I am a failure.

At any given time, I have friends and family who find themselves in a mental and emotional ditch because of life in general.

A lot of the causes are pretty common:

  • Struggle finding satisfying work
  • Not sure what to do with life/career or lack of direction
  • Feeling out of place career wise
  • Feeling like a failure
  • Have dreams but can’t make them happen
  • Fear of failure and being stuck

I love helping people and trying to talk people through stuff, help them find direction, inspiration, motivation, etc.

It was why I originally went to college for psychology and human services. I wanted to help people. I wound up switching my major and ultimately dropping college to go to technical/trade school to study emergency medicine – I wanted to be more hands on with helping people.

In a lot of my talks with people it’s not uncommon to hear something along the lines of “it’s easy for you to say, you’re doing well and you’re successful, and…and… and…”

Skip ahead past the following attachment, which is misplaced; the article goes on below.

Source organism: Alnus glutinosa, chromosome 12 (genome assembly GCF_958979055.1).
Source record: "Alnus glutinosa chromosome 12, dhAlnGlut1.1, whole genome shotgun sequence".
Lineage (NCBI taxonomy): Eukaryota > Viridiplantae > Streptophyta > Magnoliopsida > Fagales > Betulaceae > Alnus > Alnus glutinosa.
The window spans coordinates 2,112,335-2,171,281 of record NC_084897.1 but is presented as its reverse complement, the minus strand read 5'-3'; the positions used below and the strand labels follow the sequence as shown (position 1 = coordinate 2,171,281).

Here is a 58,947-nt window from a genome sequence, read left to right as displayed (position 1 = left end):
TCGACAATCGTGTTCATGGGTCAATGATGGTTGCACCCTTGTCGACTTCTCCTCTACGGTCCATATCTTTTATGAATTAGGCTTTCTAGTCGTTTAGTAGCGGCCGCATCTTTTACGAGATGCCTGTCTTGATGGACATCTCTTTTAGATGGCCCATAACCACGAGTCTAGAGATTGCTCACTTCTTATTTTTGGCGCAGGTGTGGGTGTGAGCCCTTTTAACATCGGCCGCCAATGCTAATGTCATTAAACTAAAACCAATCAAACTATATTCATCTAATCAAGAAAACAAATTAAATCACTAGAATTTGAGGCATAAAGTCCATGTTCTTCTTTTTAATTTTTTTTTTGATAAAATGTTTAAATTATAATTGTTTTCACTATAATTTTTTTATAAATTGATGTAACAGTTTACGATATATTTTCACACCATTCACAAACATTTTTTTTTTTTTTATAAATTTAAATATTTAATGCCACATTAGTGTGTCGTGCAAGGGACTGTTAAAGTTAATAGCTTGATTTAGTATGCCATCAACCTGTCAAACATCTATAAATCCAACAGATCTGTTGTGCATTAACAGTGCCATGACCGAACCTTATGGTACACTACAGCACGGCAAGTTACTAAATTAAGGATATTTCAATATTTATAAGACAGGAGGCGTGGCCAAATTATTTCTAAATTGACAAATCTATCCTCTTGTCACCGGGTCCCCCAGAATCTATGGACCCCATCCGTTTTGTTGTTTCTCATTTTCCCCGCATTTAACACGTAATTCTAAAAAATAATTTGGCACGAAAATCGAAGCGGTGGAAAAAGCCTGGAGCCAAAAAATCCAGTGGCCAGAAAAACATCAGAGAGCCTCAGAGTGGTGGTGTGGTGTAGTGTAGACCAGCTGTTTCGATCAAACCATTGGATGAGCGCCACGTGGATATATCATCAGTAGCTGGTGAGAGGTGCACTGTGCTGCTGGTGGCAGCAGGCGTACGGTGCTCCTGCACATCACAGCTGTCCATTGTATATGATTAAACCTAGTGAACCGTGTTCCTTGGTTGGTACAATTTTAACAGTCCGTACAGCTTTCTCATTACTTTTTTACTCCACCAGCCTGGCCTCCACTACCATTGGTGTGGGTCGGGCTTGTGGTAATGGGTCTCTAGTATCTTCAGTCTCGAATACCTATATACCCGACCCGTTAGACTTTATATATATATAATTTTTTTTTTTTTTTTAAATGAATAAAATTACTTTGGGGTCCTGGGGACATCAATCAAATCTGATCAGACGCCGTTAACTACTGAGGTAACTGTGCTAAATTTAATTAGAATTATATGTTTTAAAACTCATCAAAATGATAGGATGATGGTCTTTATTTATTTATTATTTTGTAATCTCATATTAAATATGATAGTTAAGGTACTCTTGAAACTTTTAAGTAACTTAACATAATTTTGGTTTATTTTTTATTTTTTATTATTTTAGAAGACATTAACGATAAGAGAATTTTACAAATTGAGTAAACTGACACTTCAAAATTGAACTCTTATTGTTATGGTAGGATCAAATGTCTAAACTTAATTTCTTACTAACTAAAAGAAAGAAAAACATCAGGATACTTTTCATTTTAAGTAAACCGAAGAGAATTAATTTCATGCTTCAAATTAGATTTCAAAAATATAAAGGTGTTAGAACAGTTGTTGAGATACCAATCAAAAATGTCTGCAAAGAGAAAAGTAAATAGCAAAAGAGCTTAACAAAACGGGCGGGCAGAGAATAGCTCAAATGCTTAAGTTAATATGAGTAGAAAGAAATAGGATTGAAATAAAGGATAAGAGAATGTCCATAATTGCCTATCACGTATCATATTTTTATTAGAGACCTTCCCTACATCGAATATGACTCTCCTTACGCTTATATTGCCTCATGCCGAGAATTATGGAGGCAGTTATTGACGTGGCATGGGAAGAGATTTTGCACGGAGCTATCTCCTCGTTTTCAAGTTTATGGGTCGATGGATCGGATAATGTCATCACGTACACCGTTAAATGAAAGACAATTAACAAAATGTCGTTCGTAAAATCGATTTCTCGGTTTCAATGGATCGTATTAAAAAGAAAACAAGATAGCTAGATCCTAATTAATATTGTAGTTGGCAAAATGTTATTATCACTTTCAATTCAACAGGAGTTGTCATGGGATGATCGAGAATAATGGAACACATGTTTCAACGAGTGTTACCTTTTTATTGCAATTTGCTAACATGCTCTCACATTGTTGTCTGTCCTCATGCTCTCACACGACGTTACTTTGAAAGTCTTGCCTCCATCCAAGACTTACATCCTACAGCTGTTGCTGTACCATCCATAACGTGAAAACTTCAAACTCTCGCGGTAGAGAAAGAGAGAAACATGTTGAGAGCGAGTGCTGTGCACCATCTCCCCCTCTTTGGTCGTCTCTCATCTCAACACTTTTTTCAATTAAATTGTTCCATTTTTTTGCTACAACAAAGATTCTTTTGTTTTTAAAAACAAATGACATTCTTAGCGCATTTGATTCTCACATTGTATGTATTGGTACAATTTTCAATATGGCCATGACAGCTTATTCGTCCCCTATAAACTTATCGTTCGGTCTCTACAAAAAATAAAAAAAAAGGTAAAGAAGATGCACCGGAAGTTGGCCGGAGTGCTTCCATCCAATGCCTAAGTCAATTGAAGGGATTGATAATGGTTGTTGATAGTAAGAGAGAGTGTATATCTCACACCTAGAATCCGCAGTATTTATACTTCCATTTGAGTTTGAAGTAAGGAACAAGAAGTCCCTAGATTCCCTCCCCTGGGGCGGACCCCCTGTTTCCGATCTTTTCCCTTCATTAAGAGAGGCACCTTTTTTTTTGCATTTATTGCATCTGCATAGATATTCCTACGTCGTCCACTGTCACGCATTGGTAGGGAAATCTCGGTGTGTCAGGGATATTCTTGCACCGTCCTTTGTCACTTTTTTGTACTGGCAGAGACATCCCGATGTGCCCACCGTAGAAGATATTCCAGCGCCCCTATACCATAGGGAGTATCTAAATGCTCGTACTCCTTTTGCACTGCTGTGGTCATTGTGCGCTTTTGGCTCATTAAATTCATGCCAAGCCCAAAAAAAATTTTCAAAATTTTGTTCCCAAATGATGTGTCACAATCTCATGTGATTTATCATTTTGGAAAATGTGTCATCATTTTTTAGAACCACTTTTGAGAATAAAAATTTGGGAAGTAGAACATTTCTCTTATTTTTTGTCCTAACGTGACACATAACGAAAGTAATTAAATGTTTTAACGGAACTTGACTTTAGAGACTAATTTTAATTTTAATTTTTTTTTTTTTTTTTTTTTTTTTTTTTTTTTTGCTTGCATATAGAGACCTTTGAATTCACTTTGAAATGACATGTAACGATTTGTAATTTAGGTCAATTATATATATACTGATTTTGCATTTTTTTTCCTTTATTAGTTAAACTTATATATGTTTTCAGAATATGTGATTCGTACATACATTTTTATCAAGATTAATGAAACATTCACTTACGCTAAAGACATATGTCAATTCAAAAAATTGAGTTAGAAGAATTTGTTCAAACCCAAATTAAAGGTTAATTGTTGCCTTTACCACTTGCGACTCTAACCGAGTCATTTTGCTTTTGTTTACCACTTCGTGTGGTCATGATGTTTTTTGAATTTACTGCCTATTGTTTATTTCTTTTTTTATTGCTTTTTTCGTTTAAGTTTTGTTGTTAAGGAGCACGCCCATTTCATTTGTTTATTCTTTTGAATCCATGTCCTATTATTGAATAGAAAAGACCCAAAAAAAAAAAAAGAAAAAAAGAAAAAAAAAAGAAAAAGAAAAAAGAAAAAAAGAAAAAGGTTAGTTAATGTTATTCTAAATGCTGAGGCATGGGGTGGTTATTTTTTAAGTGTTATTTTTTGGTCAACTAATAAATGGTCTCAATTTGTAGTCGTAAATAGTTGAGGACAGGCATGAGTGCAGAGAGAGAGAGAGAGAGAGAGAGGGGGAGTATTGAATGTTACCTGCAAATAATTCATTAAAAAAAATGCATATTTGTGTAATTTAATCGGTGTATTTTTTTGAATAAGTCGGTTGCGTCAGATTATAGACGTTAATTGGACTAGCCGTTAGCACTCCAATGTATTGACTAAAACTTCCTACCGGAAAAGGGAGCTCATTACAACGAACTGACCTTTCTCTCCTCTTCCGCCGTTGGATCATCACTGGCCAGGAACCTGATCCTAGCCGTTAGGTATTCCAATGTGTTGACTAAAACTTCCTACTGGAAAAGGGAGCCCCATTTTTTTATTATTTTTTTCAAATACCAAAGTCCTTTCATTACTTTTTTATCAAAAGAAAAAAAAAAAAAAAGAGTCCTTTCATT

Yes, I worked EMS for a number of years and was successful there.

Yes, I’ve successfully been self employed for over a decade in marketing and freelance writing.

Yup, I’ve now published two books with more in the pipeline and doing well with indie publishing thanks to my marketing experience.

Still…

Let me tell you something… I am an absolute failure.

I am.

I have failed so hard so many times.

So many times, in fact, that when I was younger it started to paralyze me and I was constantly worried that anything I did I was going to fuck up and just keep losing. I had to fight myself constantly in my teenage years because I wound up in a “why bother” mindset.

And you know what?

I still fucking failed. Miserably. So many times.